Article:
Intertel and Region 7 lost a valued member when John Gieniec passed away in St. Luke's Hospital, at 5:55 PM on Friday, December 21, 2001, due to an accident at his home.
John was 63, having been born in 1938 in San Antonio, TX. He'd been a member of Intertel since 1981. In his later years, he retired from his position as Physics Professor at CMSU-Warrensburg, MO., and enjoyed traveling to both AGAs and AGs.
I first met John in person at the 1999 Denver AGA. After years as a physics professor, his still lively interests in science and biology were sparked by overhearing Jim Avery's description of his experiments into human biophysical responses to sound. Before long, John and I were sitting on the couch in my "quiet" hotel room, hooked up to the Jim's laptop and assorted black boxes.
I remember John as a large, affable, soft spoken man who had trouble walking due to botched surgery on his feet. His voice was more tenor than base - perhaps a bit higher pitched than might be expected from a man his size, slightly nasal and "breathless", with a bit of an indefinable "somewhere in the Midwest" accent. He was clean shaven, and didn't wear glasses (except perhaps for reading - not sure about that). His dress was conventional - tending toward sport shirts and slacks. Seems to me I saw him wearing plaid shirts more than once.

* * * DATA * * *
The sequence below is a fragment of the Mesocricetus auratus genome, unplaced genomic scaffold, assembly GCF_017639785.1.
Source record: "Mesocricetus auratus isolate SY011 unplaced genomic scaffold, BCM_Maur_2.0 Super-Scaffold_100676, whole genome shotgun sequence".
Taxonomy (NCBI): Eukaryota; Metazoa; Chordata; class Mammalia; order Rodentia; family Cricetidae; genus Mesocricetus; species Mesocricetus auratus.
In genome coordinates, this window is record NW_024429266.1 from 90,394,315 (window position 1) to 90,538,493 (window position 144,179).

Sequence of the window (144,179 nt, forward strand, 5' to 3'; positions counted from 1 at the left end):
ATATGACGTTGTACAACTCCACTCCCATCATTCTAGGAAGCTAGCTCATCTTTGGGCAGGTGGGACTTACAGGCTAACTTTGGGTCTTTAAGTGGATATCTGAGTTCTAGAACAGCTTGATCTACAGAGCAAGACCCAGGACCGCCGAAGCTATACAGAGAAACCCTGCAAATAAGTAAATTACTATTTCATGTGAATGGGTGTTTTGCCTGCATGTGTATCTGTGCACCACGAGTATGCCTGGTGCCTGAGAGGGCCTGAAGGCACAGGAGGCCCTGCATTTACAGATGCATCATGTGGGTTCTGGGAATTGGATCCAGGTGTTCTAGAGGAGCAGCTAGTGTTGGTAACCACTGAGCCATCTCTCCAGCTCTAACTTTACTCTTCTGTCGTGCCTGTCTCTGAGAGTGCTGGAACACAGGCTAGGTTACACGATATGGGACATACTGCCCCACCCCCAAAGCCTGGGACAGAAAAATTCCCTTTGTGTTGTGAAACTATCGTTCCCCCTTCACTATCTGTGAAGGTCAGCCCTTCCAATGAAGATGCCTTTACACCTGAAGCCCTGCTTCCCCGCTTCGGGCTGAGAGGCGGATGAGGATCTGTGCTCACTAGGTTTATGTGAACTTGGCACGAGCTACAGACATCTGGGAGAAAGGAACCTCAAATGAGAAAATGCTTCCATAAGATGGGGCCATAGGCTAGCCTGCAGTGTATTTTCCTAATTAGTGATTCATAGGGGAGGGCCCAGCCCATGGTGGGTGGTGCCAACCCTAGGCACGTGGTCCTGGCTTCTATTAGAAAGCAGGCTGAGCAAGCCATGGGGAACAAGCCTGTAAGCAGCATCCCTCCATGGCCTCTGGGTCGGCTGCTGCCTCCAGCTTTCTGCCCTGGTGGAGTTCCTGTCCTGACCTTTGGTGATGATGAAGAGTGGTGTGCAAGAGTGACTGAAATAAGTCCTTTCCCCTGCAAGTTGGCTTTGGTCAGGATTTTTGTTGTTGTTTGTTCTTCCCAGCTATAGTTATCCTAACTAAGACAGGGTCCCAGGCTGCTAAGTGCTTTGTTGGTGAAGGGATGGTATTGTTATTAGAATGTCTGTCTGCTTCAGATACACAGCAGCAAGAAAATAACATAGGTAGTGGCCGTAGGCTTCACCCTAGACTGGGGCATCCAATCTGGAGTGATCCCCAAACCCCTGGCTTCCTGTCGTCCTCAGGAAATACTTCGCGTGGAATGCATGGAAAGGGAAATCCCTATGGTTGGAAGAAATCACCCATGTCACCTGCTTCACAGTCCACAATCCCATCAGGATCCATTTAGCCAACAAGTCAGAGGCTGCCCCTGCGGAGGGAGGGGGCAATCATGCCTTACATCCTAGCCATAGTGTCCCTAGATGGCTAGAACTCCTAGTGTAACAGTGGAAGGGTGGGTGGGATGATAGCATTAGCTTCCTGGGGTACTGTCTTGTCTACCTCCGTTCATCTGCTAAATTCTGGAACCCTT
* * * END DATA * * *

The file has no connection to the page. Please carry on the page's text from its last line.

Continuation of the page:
John was one of the individuals I was particularly looking forwarding to seeing again at the Tampa AGA in 2000. In addition to good fellowship and conversation in the hospitality suite, he shared one of his many other interests with us in his presentation "Forever Jung".
In between AGAs, John was an active participant on Top1, Intertel's email discussion list. His posts tended to get a bit terse when the arthritis in his hands was acting up, but he still managed to contribute his thoughts to the digital conversation.
The last time I enjoyed John's company in person was at the Worchester AGA in 2001. He could still manage to put up a good show of interest in my latest computer adventures, and even took a disk of my utility software home with him. I don't know if he ever used it - he might have just been being polite. He was a gentleman in the traditional sense. I was looking forward to seeing John again at the 2002 AGA, but will now have to make do with his memory.